- The Washington Times - Monday, May 10, 2004

Time is out of joint. The miniscule percentage of American soldiers and officers implicated in prisoner and detainee abuses at Abu Ghraib and elsewhere confront charges, trials and punishment that earmark the rule of law. That incriminating photographs and videos will be manipulated to aid the enemy in the Arab and Muslim worlds has been no deterrent. As Secretary of Defense Donald Rumsfeld elaborated last Friday before Congress: “We know what the terrorists will do. We know they will try to exploit all that is bad and try to obscure all that is good. That’s their nature, and that’s the nature of those who think they can kill innocent men, women and children to gratify their own cruel will to power… .”

Meanwhile, Saddam Hussein, Muqtada al-Sadr and scores of their villainous lieutenants complicit in hideous war crimes, crimes against humanity and sister abominations chirp. Their trials are nowhere in sight, a monumental absurdity that should end.

The rule of law symbolized by the United States and the rule of terror symbolized by Saddam Hussein occupy different moral universes. In the United States, both private and government criminality is rare. It is never official policy. Moreover, the culprits are customarily apprehended, tried and punished with complete transparency despite political or international embarrassment. Secretary Rumsfeld thus explained to the Senate Armed Services Committee: “[P]art of what we believe in, is making sure that when wrongdoing or scandal do occur, that they’re not covered up, but they’re exposed, they’re investigated, and the guilty are brought to justice.” Additionally, the secretary announced the appointment of a blue ribbon independent review board to scrutinize within 45 days “the pace, the breadth, the thoroughness” of the ongoing military investigations of the abuses “and to determine whether additional investigations or studies need to be initiated.”

In Saddam’s Iraq, terror was official policy. Bribes and politics controlled 99 percent or more of judicial decisions. Kurds were brutalized in the north; Shi’ites were oppressed in the south; and Sunni dissenters were exterminated in the center. During three decades of repression, Saddam and his Ba’ath party wretches were responsible for approximately 1 million extrajudicial killings, i.e., genocide on the installment plan. Due process and government accountability were alien concepts.

The stark contrast between the rule of law and rule by terror explains why Iraqis greeted America’s liberation of their country from Saddam’s clutches with virtual universal glee and gratitude. But the Bush administration has squandered that priceless reservoir of indigenous good will during the post-Saddam occupation of Iraq. The rule of law and democracy both have been shortchanged to accommodate an ill-conceived June 30 exit strategy. Popular sentiments have reversed, multiplying the strength of extremist clerics like al-Sadr. And the Iraqi people will become further estranged from the United States and its democratization mission by non-stop publicity over Abu Ghraib.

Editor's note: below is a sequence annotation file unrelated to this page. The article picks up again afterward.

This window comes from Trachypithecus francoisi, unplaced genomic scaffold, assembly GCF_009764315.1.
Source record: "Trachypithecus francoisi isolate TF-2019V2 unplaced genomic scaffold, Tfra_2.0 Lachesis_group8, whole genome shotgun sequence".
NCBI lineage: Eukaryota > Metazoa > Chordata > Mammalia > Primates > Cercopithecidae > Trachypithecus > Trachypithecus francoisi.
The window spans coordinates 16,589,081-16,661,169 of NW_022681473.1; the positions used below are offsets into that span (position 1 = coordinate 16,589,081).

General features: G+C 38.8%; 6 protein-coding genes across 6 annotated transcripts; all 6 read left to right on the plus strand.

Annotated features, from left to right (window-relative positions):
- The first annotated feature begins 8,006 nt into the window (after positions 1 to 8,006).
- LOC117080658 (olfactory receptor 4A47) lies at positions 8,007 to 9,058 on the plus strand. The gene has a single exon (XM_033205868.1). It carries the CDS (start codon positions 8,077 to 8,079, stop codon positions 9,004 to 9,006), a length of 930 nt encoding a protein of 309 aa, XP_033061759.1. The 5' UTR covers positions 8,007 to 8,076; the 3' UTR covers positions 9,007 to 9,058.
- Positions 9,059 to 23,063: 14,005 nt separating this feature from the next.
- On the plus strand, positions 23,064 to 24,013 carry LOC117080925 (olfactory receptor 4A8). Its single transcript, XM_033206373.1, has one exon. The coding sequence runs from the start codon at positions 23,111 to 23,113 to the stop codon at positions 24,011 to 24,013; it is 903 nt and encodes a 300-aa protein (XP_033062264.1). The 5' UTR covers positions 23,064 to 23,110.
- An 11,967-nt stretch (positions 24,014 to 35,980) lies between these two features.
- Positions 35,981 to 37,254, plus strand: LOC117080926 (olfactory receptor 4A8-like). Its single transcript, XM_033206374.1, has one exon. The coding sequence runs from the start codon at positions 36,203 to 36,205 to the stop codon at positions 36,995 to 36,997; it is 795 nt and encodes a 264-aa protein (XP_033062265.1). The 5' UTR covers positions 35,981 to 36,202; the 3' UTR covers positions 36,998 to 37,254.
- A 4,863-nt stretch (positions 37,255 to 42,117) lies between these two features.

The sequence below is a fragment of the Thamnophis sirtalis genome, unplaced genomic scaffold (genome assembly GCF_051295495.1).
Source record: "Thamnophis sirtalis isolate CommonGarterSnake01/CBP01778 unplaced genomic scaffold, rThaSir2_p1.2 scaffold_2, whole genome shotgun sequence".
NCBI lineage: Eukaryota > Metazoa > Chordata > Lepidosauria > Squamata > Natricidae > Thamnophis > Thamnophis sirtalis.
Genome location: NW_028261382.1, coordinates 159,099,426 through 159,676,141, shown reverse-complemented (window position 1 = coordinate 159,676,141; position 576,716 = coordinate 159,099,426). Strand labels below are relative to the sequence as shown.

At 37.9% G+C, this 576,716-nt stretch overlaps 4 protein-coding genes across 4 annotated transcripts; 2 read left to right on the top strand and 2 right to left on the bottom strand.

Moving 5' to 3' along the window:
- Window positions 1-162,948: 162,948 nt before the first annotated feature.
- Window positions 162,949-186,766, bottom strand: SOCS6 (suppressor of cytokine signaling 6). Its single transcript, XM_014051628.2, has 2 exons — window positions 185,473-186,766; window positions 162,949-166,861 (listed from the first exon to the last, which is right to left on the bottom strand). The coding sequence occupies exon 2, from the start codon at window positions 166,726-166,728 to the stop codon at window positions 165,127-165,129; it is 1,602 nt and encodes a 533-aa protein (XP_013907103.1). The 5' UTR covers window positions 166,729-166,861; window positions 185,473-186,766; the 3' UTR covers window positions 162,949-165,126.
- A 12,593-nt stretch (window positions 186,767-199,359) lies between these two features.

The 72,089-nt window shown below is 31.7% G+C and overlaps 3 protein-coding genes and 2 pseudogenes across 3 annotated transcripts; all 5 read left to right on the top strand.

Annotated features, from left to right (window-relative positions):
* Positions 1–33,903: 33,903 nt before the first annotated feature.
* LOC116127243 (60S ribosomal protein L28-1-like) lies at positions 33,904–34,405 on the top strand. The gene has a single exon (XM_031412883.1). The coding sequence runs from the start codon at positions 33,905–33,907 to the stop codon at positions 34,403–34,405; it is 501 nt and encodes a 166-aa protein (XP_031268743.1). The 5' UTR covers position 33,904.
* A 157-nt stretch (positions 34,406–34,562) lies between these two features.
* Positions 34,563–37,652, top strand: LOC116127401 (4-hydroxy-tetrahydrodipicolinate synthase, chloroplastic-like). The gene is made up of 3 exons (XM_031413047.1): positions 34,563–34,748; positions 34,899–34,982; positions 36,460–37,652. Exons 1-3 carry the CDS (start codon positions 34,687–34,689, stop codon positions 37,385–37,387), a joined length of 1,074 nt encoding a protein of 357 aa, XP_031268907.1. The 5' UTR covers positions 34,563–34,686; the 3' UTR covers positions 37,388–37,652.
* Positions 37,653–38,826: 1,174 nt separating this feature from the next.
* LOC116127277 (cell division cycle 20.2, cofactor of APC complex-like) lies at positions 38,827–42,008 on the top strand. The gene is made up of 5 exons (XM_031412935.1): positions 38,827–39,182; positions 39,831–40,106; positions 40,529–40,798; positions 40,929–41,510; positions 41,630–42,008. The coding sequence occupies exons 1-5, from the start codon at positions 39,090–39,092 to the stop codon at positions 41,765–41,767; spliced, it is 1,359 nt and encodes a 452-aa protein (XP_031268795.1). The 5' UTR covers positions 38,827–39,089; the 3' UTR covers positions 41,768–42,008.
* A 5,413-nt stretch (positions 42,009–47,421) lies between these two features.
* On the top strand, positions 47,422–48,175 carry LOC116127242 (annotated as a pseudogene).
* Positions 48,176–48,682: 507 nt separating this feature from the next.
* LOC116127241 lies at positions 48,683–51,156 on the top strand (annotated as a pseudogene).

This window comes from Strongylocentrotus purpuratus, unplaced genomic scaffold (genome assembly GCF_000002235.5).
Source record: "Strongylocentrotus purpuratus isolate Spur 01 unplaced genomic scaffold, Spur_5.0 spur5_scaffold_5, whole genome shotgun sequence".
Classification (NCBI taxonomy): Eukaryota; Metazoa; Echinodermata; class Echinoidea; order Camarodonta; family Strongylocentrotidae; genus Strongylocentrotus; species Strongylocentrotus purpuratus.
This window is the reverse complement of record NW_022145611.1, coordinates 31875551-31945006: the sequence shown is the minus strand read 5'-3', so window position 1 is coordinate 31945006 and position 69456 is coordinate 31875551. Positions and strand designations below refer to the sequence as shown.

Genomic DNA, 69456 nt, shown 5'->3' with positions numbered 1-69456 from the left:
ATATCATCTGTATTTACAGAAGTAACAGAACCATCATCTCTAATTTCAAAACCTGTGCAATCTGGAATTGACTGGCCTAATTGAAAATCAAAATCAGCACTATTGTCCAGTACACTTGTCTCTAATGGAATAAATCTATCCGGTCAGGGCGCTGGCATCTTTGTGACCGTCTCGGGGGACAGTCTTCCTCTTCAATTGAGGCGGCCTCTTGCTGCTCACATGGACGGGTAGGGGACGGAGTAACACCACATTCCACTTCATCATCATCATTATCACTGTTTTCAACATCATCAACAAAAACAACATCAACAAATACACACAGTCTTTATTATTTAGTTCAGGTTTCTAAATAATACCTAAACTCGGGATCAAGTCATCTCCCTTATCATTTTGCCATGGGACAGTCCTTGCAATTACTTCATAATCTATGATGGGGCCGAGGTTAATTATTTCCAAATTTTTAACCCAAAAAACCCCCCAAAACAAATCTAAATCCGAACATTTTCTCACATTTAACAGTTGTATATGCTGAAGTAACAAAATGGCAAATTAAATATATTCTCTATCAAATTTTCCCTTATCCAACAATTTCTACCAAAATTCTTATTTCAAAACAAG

The best counter is to rivet them on Saddam’s dystopia through expeditious and televised trials of Saddam and 50 to 100 of his most ruthless criminal cohorts. The trials would renew the appreciation of Iraqis for their liberation, and boost their wavering resolve to sacrifice and to fight against terrorists, Ba’athists, and Khomeini-like grand ayatollahs for democracy and the rule of law.

The United States, however, has foolishly yielded the trials of Saddam, al-Sadr and numerous other major criminals to whatever post-June 30 Iraqi regime is appointed by United Nations envoy Lakhdar Brahimi or his successor. The Brahimi appointees are scheduled to serve as a caretaker government and confined to preparing for popular elections of delegates to draft a permanent democratic constitution next January. Optimistically assume that neither extremist violence nor Kurdish secession shipwrecks these plans. The earliest date, nevertheless, to expect Iraqis with international assistance to prosecute Saddam, his inner circle or al-Sadr would be 2006, much too late to arrest the propaganda value of Abu Ghraib to enemies of the United States, Iraqi democracy or the rule of law.

The United States should not tolerate such prosecutorial delay and entrust the outcomes to the chanciness of Iraq’s future sovereignty. President Bush should thus order a swift prosecution of Saddam and sister suspects before a United States military or civil tribunal. The trials should satisfy due process, including a right to defense counsel, proof of guilt beyond a reasonable doubt, and an opportunity to present exculpatory evidence. Cameras should be permitted. Every picture of an Abu Ghraib abuse would be juxtaposed to a gruesome Saddam atrocity, such as chemical weapons against Kurds and systematic rape, torture, mutilations and assassinations.

The trials of Saddam and co-criminals conducted by the United States in a timely fashion would more effectually impress on the minds of Iraqis a lively sense of the beneficence of democracy and the rule of law than has been achieved by endless constitutional law lectures delivered by academics and Justices of the United States Supreme Court.

Bruce Fein is a constitutional lawyer and international consultant with Bruce Fein & Associates and The Lichfield Group.

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